SaaS financial reporting and forecasting

Understanding financial data is a great way to grow your business. Here's what you need to know about SaaS financial reporting, forecasting, and growth metrics.

Niko Laine

May 19, 2020

_

Cash Runway@2x

Metrics, KPIs and Financial Forecasting for SaaS Businesses 

SaaS businesses are inherently scalable and most SaaS entrepreneurs want to grow their businesses exponentially. Growth is built into the SaaS business model, and almost all professional SaaS investors expect significant month-on-month revenue growth and strong traction before they are willing to invest into a new SaaS venture. Closing new deals and getting new customers require investments in sales and marketing, growth hacking and considerable amount of financing due to high customer acquisition expenses. Sales and financial forecasting consist of several elements, and in order to get it right, sales funnel analysis of a SaaS company needs to be extended to include revenue forecasting, customer lifecycle analysis, staff planning and cashflow forecasting. Putting all the pieces together has traditionally taken a lot of time, money and effort, often resulting in having to use several different software, or massive Excel files that are error-prone and time-consuming to update. 

Calqulate’s mantra – financial reporting automation 

Calqulate founders and employees have worked with a number of tech and IT companies over the years, and we’ve seen several financial reporting packages that have been created by a team of data analysts, CFOs and controllers, that have taken a considerable amount of time to create. Many reporting packs have lacked some of the basic features that are needed to have 360-view to the financial operations of a SaaS business, and most of them have been time-consuming to update on a daily, weekly and monthly basis. Financial forecasting has always caused a headache for entrepreneurs, and the lack of predictability and transparency can be really frustrating. This leads us to believe that in the field of financial reporting and forecasting there is room for improvement and automation. Calqulate’s financial reporting and forecasting articles will help you learn how to track and maximize the growth of your business in a financially stable and transparent way, making sure you always know how much financing is needed to achieve the growth targets. Accurate forecasting will improve your chances of making the right decisions.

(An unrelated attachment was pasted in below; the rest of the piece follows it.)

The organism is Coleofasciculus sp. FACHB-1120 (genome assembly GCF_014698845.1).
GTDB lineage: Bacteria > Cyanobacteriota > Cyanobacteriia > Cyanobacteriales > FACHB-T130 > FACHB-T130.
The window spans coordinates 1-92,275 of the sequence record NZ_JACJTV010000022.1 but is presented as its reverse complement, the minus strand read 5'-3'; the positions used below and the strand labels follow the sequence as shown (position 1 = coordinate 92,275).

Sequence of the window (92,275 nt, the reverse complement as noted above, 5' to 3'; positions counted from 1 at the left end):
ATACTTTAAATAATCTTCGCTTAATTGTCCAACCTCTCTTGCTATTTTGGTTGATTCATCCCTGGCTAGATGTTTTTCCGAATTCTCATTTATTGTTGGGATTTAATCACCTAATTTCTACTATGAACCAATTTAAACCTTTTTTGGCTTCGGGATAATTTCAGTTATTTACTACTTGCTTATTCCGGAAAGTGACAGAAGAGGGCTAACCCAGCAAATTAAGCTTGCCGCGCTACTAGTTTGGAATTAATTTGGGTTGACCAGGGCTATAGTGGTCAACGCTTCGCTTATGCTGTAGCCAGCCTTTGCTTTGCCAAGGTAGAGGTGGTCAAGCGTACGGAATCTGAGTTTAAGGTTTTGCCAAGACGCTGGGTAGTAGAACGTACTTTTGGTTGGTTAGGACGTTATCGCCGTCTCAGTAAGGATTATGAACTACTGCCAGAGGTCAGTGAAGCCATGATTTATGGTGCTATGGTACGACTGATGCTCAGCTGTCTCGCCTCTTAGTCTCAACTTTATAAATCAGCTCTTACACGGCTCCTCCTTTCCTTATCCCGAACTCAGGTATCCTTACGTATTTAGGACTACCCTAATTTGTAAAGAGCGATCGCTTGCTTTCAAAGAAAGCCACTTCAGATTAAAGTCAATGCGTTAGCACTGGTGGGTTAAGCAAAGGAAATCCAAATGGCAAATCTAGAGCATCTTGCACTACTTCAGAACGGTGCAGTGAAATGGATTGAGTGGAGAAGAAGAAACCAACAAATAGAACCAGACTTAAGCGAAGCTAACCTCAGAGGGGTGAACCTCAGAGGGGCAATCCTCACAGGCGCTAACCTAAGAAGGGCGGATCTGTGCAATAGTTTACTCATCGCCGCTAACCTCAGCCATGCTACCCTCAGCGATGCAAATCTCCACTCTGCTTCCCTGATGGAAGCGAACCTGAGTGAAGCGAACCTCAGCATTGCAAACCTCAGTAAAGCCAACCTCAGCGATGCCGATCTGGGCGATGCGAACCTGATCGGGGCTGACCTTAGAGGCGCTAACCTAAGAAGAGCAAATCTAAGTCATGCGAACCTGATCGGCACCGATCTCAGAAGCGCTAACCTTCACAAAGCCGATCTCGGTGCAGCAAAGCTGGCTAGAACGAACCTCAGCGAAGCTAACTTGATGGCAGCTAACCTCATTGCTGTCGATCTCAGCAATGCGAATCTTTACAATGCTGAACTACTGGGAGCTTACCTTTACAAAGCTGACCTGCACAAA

daily_cash_balance 

 Calqulate’s software and reporting models cover the whole process from data sources to metrics, data visualization, forecasting, cashflow forecasting and reporting to various parties, such as management, board and investors, whereas most of the other tools in the market concentrate only on one step of the process (for example SaaS metrics software), or are only relevant to one the above mentioned parties (for example investor reporting software)Calqulate is currently the only company that incorporates efficient and accurate forecasting to all metrics and visualizations. We believe financial reporting should be clear, readily out-of-the box, visual and elegant, and we want to remove the stress and ambiguity of financial reporting. Our goal is to make sense of your data and make financial reporting more fun. And it should be understandable for non-financial people. Unlike anybody else, we want to make enterprise financial reporting tools and models accessible and affordable to SMEs. In this article series we will start with the basics and move onto more detailed guides topic by topic. 

total_MRR_growth-2

Why bother with forecasting? 

 Forecasting simply sets your organization to the right track and helps you make better decisions. The goal is not to get forecasting 100% accurate, but to get in the ballpark with as little resources and workload as possible. Forecasting can be viewed as setting targets, making incremental changes along the way and tracking development. If you set clear and realistic targets you are much more likely to achieve your goals.